On a positive note, Mr. Lemont said instead of hiring 12 firefighters, as the Commission had approved, he recently authorized adding 18 recruits to the fire department. He said three recent retirements and three more impending made the decision the logical one to make. The recruits begin their training later this month with an eye towards beginning on the job in May.

In addition, he applauded the plowing and removal efforts of Director Steve Coutu’s Public Works Department during the most recent snowstorm. Mr. Lemont said he received just “four or five” complaints, which he deemed a record low.

Also of note, Mr. Lemont encouraged the five councilors to supply him with a list of streets in their wards and around the city that rank a priority to be repaved. He said a resurfacing plan will be implemented shortly.

Mr. Lemont concluded his remarks by said that there is “some rough road ahead, even as the city is starting to shine” once again.

He said his report was a “brief sketch of where the city is right now,” and that “no day has gone by when we’ve with a problem where another problem” has arisen. His work continues.

FavoriteLoadingAdd to favorites
    Print       Email

About the author

The Post Editor

5 Comments

  1. Tony Ruben says:

    The sewer rate in this city is outrageous. The sewer rate is now THREE times what the water rate is.
    And, I have asked this before, was Mr. Lemont city manager the year they proposed raising real estate taxes 14%? I thought he was, but I am not sure.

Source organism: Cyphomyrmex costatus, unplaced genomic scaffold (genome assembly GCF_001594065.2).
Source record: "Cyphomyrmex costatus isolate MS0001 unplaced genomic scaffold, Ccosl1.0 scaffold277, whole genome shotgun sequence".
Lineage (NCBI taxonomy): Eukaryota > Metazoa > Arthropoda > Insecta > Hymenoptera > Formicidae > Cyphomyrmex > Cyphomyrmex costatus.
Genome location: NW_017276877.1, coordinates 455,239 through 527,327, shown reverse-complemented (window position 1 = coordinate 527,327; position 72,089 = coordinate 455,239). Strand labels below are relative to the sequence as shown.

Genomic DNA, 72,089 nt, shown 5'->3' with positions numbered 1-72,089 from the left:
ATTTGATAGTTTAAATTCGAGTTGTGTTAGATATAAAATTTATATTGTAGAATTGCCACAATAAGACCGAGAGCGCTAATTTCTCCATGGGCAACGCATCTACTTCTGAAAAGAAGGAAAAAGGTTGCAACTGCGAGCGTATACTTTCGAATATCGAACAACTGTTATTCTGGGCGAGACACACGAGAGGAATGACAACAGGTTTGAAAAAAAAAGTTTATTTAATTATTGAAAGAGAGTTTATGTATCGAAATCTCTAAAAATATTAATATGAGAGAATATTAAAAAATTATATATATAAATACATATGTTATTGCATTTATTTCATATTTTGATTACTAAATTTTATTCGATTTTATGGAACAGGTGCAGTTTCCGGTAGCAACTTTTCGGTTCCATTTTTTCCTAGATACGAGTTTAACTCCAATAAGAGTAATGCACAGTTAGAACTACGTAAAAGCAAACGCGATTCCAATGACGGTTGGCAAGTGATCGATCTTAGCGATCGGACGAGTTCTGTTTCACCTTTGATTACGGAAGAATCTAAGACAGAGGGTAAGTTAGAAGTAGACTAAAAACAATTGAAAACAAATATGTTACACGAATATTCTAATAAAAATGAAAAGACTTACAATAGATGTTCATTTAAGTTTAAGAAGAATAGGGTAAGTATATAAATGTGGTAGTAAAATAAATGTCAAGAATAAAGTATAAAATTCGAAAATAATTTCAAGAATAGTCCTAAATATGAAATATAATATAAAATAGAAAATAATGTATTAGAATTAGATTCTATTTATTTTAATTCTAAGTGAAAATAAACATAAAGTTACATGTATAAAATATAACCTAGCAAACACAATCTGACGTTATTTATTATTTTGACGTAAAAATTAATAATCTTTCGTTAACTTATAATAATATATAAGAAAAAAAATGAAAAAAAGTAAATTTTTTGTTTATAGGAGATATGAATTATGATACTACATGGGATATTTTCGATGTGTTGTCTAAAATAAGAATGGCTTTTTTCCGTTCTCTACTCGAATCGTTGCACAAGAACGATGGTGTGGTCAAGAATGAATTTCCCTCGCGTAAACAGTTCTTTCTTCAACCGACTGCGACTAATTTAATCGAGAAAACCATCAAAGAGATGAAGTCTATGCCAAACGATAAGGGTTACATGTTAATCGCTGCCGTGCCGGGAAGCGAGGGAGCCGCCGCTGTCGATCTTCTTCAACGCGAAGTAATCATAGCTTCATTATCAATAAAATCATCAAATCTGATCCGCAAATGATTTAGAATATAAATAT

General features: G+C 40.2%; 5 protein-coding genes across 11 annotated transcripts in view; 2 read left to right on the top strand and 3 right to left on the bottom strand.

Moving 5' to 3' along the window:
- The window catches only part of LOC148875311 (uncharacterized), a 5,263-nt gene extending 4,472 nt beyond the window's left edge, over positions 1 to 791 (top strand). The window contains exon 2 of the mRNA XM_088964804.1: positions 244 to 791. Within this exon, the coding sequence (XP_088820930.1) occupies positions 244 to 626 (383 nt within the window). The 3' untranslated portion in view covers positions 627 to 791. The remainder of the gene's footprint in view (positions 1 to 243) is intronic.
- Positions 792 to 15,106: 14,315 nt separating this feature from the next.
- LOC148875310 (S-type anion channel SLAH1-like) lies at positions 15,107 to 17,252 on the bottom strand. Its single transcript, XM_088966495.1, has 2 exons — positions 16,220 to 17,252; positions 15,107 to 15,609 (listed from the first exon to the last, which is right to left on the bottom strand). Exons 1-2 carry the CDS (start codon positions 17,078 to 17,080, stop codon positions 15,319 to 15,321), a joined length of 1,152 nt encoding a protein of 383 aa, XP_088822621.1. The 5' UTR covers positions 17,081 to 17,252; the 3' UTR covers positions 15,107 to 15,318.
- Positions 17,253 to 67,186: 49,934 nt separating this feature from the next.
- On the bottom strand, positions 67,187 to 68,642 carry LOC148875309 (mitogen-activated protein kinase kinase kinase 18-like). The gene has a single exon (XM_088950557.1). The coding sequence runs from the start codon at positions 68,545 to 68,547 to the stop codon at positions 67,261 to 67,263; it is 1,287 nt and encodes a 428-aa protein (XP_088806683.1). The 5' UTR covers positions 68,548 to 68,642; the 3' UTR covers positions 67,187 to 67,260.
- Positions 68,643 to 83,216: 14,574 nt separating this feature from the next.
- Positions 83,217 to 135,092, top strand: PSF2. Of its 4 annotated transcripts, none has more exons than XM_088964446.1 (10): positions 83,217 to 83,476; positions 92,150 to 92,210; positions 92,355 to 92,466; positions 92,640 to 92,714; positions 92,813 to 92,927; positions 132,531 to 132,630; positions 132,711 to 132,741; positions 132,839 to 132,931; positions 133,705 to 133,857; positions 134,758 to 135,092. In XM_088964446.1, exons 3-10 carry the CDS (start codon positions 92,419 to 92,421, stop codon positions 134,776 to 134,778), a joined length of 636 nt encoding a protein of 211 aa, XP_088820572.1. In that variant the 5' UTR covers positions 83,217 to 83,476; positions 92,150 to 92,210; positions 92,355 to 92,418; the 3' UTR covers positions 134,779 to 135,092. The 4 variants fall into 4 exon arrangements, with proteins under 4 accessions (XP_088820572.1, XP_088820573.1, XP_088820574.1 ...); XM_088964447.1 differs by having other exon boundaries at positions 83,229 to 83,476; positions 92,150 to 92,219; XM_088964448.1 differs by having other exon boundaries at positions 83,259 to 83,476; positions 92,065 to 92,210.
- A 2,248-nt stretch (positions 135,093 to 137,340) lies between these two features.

2. Tony Ruben says:

    Well Thank whomever invented the internet. What a wonderful tool. He was city manager at the time they were looking into raising the tax rate 14% in this city, according to the city council journal. What do you have to say about this Mr. Lemont?

  3. David_P says:

    Am I reading this article correctly. Since he left the city it has had NO leadership. I think the co-chair of the Waterfront Commission might have a different opinion. Let’s also not forget that Mr. Lemont was the CM during the planning and construction of the new Station 3. You know, the one that continues to have problems. You know, the one with the expensive dispatch/EOC that has never been used as a dispatch center because of poor design. Boy, have you got some nerve talking about the two current firehouse projects. Short memory must be related to his age.

  4. Mike, you need to do some better proofreading;

    “Mr. Lemont, previously employed as the East Providence City Manager from 1999 to 2003″

    I’m pretty sure he was CM longer than that. Should that have been ’89′?

    “which were funded through $6 in federal funds”

    No wonder they are having problems.

    • Tony Ruben says:

      This guy is being groomed to be the first duly elected Mayor of East Providence. All articles or reports neglect to mention that he was asked to leave the city manager’s position after the fiasco with the tax hike that he tried to get through. Watch out for your wallets, taxpayers, he said that when he was on the job, he knew where all the money was being spent. Yeah, up until the school department handed him a huge deficit. Still, it was his watch. It troubles me that in this state we can’t seem to get any new people into positions of power because the old ones are always circling like buzzards. I am tired of feeling like we are nothing but carrion to these officials. They’re constantly looking to see if there’s anything left on the bone. He is part of the reason the budget commission had to step in. His years of (mis)management were a factor.

Leave a Reply

You might also like...

Warren town councilors (from left) Scott Lial, Chris Stanley and David Frerichs go over the numbers at a recent Joint Finance Committee meeting.

Councilors fear for Warren’s long-term fiscal health

Read More →